Monday, May 5, 2014

Brand Library & Art Center: A Restored Gem in the Jewel City

1969 addition (left) connects Moorish-influenced main house

Behind the majestic Miradero gate sits a grand house — Brand Library & Art Center, Glendale's jewel for art and music.

Art Research
In college, I spent countless hours at Brand poring through art and design books for research papers. The library contains a stellar collection of fine art, design, typography, architecture and music books and a fantastic CD and video collection. My interest in visual and performing arts was nurtured at Brand, and in the 1990s I served on the Board of Directors and designed the library's quarterly publication.

The Moorish-influenced house is more like a movie set than a library, and unlike anything in Glendale. Or anywhere!

The name "Brand" is an important name in town. Leslie Coombs Brand was the "father of Glendale," a land developer and successful businessman. He passed away in 1925, and deeded his 5,000 square foot house and grounds to the City of Glendale for a library and park. The library opened in 1956, 10 years after Mrs. Brand's passing.

I recently heard a terrific lecture and tour given by Debra Gerod, FAIA, LEED AP, who directed the Brand Library restoration team. She presented an inside look at the two-year restoration and shared the challenges and triumphs of the multi-faceted project. Thank you, Debra! She is a Partner in the architectural firm Gruen Associates:

Those who haven't been to Brand Library lately will marvel at the interior colors and the details. I hardly recognized the rooms, now restored to the original 1904 look (as much as possible). I never realized that my favorite room was originally the Solarium, right in the middle of the house. In the 1980s and '90s, the room was filled with art books and didn't have much natural light. Today, the Solarium mimics the feeling of being outside. Fantastic!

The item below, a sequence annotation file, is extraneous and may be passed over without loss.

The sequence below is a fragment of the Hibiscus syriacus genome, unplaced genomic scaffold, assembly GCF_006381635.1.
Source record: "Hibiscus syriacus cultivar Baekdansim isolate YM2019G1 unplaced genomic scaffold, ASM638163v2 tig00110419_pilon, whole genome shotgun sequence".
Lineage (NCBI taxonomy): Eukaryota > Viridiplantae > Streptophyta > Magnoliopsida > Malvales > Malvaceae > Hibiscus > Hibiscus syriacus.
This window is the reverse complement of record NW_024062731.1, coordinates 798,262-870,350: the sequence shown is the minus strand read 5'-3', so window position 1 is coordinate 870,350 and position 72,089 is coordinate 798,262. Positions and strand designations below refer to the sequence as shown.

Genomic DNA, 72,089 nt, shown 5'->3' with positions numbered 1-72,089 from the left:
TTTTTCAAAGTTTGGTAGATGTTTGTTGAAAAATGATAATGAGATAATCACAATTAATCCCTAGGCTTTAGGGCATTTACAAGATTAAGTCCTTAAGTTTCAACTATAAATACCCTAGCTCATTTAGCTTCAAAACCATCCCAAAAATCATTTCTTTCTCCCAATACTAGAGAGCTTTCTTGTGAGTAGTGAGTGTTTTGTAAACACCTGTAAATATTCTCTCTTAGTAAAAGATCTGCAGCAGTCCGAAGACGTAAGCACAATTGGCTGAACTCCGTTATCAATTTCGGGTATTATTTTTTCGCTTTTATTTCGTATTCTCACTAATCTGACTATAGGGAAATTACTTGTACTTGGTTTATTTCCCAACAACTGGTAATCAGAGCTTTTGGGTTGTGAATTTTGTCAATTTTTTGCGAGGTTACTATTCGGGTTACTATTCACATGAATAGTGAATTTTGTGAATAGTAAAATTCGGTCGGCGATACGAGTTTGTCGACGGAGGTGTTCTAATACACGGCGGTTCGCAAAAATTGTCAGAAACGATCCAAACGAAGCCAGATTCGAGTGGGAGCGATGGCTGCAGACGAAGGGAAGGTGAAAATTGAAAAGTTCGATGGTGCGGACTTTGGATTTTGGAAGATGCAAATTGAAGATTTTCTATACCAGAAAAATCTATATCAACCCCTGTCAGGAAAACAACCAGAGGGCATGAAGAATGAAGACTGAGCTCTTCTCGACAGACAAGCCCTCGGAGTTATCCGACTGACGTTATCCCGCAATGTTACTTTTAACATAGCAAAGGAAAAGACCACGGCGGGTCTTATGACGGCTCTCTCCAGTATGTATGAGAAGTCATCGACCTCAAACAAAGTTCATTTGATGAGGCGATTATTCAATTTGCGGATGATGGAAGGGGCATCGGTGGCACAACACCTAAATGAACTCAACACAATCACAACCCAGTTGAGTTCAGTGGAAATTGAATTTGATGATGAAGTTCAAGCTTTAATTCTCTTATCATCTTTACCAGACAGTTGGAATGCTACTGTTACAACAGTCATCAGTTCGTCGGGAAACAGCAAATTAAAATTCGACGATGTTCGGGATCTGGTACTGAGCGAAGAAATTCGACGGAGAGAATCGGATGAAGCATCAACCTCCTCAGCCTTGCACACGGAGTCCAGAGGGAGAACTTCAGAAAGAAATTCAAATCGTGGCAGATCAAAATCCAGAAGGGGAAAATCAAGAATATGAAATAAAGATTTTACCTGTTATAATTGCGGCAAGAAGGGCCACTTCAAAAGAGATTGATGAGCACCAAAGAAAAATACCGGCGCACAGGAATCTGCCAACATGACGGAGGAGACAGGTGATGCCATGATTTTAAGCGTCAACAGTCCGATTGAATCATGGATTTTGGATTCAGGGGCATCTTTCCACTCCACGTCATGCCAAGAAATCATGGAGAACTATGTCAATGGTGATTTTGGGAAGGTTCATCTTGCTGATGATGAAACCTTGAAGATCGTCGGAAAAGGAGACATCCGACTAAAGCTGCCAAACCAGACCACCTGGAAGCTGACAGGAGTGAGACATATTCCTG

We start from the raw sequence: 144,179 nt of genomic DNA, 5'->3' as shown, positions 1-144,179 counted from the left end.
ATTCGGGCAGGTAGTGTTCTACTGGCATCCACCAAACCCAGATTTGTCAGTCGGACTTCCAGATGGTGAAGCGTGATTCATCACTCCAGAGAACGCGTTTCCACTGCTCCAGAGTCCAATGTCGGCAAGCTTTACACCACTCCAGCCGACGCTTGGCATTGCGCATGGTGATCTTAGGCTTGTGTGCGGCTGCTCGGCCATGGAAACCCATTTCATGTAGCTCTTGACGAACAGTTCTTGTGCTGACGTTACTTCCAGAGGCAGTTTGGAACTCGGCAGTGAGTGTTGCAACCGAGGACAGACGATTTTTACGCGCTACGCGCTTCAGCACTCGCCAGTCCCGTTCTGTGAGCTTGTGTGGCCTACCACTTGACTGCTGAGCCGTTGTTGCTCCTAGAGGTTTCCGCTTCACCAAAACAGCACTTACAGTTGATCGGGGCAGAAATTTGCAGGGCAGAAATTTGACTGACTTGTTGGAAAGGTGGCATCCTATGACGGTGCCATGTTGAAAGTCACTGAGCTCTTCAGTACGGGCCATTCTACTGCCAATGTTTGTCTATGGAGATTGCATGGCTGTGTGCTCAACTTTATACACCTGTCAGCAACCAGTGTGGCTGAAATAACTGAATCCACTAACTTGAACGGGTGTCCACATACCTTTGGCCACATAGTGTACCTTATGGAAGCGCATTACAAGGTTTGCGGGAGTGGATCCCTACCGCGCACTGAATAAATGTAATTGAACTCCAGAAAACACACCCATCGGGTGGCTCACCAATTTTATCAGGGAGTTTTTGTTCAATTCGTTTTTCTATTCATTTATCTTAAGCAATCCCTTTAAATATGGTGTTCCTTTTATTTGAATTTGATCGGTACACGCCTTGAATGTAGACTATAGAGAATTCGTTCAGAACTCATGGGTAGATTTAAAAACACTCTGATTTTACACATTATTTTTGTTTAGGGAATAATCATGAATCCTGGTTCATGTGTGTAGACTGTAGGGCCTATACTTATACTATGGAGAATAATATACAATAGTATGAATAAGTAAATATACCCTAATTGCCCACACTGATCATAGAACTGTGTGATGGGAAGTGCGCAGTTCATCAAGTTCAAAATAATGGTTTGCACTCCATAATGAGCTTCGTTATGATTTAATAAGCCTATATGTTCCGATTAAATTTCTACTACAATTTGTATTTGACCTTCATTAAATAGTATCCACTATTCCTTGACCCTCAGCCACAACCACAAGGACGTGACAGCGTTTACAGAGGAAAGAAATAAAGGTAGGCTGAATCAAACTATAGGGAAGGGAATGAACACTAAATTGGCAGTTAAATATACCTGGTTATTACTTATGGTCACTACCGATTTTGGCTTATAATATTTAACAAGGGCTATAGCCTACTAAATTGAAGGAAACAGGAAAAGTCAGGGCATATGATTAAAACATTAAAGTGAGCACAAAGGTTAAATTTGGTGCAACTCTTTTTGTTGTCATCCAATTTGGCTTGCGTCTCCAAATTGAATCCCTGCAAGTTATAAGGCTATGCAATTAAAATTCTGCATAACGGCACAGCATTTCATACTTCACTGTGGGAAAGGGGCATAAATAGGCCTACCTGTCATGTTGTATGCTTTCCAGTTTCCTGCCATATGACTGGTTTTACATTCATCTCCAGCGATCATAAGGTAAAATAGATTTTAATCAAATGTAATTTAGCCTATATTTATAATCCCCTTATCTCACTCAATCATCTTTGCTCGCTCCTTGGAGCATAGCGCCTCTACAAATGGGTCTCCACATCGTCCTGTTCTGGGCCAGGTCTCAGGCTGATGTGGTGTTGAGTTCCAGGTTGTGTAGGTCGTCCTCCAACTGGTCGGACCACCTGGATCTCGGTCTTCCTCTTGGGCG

Plenty of space is available for reading and doing research. Books line the walls in various rooms, and many items (110,000 books, scores, DVDs, CDs, LPs and magazines) are located in taller shelves towards the back. Brand is now accessible to the disabled, too.

A larger central courtyard and new interior lobby connects the original 1904 house and 1969 addition seamlessly. The 1969 building contains the galleries and recital hall and features a terrific skylit space. Free concerts, art and music lectures, films, exhibitions and more are offered all year: Don't miss this jewel, right here in the Jewel City.


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Restored library interior — the blue wall color is dramatic and beautiful.

Mrs. Brand's sitting room. This stunning space reminds me of one of the ladies'
salons in Bullock's Wilshire, the late, great Los Angeles department store.  

The Solarium — now the center of the renovated library.

Ceiling stencils were applied by a team of five skilled artists during the restoration.
Mr. Brand surveys his domain — this famous portrait is now on view in the house.
Mr. Brand's monogram is seen in this recently discovered pedestal hidden in an alcove for many years.

Architect Debra Gerod, FAIA, LEED AP,
Partner in Gruen Associates, led our tour.
The Brand Library CD collection is astounding — from grand opera to the latest stars.
Designers will note the Saul Bass book to the right. 
Need a music score? Brand probably has it.
Moorish-influenced architectural shapes grace sunscreen in 1969 building.
Sculptural Moorish archways: west façade of 1904 library.

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